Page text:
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Background: Originally, Washington’s Minimum Wage Act covered only non-agricultural workers. However, in 1988 voters approved Initiative 518, which changed the Minimum Wage Act to cover all workers employed in Washington state. Consequently, the state minimum wage is the same for both non-agricultural and agricultural workers.
In 1998, voters approved Initiative 688, which raised the minimum wage and required the Washington State Department of Labor & Industries to make a cost-of-living increase to the minimum wage each calendar year based on the federal Consumer Price Index for Urban Wage Earners and Clerical Workers (CPI-W).
The minimum wage for 2016 under Washington law is $9.47/hour. The federal Fair Labor Standards Act minimum wage is presently $7.25/hour. Washington employers must pay the higher of those rates. In addition, some municipalities such as Seattle and Tacoma have enacted higher minimum wage rates in their jurisdictions. Employers subject to those laws must pay the highest minimum wage required.
Full Text: The full text of I-1433 can be found at http://sos.wa.gov/_assets/elections/initiatives/FinalText_954.pdf.
Minimum Wage: Section 3 sets a multi-year increase in the state’s minimum wage rate for workers 18 years of age and older. The first increase is to $11 per hour beginning January 1, 2017. The wage would then increase to $11.50 per hour in 2018, $12 per hour in 2019, and $13.50 per hour in 2020.
Note that there are two large increases – an increase of $1.53 per hour from 2016 to 2017 and an increase of $1.50 per hour from 2019 to 2020.
I-1433 leaves in place the annual minimum wage escalator based on the CPI-W. It mandates that employers pass along all tips and gratuities and certain service charges to employees, and those tips and charges may not count toward the employee’s hourly minimum wage.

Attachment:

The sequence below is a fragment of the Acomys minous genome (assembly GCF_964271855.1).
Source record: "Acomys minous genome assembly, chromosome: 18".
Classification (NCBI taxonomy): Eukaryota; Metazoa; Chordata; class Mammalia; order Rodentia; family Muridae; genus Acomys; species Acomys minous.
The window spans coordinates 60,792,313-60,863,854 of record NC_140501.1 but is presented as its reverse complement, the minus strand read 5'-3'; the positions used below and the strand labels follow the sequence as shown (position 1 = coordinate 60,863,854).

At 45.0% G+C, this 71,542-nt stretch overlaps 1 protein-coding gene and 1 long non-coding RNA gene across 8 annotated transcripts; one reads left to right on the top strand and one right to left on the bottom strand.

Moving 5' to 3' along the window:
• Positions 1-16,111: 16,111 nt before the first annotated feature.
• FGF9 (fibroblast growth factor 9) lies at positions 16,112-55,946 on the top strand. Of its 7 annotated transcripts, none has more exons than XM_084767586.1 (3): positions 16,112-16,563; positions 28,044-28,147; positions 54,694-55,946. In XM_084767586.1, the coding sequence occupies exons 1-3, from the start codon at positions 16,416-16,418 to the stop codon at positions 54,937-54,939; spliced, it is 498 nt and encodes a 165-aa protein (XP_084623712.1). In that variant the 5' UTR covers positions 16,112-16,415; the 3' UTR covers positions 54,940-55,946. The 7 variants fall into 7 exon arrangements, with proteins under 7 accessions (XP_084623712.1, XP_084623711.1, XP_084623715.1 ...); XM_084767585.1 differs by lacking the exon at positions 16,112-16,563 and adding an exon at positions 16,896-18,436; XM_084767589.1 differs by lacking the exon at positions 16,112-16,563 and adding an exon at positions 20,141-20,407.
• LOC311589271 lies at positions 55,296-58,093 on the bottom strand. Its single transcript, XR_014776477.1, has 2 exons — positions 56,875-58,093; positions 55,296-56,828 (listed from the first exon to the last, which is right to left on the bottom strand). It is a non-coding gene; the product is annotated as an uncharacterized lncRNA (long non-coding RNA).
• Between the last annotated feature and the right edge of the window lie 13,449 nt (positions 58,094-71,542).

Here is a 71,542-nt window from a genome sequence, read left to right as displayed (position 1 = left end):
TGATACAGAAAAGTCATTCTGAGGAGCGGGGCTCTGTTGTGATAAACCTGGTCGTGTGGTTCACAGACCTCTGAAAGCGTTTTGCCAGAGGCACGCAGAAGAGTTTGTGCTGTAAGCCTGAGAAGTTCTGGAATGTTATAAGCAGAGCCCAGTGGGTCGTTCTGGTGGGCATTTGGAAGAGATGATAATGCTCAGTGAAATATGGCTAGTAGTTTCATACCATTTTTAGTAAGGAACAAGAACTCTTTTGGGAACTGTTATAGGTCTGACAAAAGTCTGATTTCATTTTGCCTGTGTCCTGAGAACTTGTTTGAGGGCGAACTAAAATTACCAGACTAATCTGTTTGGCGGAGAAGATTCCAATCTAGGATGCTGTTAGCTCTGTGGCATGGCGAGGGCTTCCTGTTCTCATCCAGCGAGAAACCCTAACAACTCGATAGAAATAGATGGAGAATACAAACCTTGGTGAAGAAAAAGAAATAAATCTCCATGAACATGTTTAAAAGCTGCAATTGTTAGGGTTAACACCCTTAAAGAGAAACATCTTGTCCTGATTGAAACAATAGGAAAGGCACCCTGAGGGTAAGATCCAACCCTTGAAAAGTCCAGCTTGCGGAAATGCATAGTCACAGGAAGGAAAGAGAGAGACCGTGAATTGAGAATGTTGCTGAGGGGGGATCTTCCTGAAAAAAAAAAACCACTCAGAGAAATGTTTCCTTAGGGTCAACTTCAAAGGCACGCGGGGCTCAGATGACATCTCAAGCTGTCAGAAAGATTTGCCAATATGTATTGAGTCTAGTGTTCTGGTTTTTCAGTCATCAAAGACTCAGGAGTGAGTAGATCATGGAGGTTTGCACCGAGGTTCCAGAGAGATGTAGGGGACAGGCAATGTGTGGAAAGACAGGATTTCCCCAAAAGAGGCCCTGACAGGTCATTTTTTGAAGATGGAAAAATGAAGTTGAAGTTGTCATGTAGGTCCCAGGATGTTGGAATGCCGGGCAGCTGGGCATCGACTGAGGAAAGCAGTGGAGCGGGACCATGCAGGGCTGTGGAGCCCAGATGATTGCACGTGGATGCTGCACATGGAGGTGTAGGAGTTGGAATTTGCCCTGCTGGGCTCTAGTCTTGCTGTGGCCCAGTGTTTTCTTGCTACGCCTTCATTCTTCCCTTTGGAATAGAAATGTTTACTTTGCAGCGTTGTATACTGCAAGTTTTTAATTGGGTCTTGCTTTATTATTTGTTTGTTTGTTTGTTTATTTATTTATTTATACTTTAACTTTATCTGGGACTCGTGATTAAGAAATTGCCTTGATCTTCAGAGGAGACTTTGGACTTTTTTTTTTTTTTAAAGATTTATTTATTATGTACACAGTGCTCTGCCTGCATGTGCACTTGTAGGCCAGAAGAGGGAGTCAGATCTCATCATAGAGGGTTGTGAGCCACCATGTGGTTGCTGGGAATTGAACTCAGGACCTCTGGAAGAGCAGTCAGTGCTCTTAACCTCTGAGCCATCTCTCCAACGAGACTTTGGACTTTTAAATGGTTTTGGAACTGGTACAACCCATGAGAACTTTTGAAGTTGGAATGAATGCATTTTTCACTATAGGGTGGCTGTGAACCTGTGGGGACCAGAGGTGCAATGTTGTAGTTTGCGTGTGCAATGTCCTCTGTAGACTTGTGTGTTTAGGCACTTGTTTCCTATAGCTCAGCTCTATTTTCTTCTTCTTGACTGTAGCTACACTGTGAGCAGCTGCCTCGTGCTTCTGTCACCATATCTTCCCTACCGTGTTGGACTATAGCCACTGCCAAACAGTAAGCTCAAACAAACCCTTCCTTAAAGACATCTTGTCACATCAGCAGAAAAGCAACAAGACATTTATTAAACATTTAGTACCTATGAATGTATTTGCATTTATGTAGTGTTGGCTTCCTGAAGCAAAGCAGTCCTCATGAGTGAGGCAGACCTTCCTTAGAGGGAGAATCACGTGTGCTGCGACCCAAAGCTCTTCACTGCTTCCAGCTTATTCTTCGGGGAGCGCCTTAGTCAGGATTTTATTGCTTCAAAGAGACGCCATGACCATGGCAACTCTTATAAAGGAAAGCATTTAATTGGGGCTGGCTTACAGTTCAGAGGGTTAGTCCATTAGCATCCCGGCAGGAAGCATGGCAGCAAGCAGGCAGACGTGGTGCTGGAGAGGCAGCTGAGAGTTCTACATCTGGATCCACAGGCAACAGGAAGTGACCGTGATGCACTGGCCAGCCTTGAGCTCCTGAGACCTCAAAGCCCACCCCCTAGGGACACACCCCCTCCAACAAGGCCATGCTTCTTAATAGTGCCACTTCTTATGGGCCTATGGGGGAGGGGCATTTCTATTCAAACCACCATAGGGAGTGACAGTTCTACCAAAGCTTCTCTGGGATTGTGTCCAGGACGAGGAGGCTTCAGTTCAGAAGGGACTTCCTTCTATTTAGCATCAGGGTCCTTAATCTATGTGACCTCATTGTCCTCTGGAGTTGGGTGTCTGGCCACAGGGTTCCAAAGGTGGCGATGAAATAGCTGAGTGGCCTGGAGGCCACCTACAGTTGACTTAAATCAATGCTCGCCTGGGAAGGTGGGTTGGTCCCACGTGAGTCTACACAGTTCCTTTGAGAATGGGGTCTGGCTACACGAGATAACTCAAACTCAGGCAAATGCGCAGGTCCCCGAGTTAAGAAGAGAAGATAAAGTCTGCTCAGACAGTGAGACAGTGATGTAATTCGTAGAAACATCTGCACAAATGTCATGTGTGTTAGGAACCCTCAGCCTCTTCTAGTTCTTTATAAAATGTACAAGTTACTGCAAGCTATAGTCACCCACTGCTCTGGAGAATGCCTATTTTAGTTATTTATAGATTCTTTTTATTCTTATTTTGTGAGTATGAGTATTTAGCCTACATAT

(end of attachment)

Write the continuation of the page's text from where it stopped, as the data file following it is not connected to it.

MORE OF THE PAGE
Paid Sick Leave: Section 5 mandates that all employers provide paid sick leave to their employees beginning January 1, 2018.
Employees would accrue at least one hour of paid sick leave per 40 hours worked. This is the minimum requirement. Employers may provide more generous paid sick leave policies or permit the use of paid sick leave for additional purposes.
Each hour of paid sick leave is valued at the higher of the minimum wage or the employee’s normal wage. Employers are required to provide regular notification to employees regarding the amount of paid sick leave they have available.
Employees can use paid sick leave for their own mental or physical health needs (including domestic violence) or for their family members’ health needs. Employees are entitled to use paid sick leave after 90 days of employment.
Employers may require employees to give reasonable notice of an absence from work as long as that notice does not interfere with the workers’ lawful use of paid sick leave. For absences exceeding three days, employers may require verification that the use of paid sick leave was for an authorized purpose.
Employers cannot require employees, as a condition of using paid sick leave, to find a replacement worker for their time absent from work.
Unused paid sick leave can be carried over into the following year. The minimum requirement is that employees be allowed to carry over up to 40 hours of unused paid sick leave.
Nothing in I-1433 requires financial or other reimbursement to a worker for unused paid sick leave when that worker leaves employment. However, if the worker is rehired within 12 months, the unused paid sick leave must be reinstated to the worker, and the 90-day window for not using paid sick leave does not start over.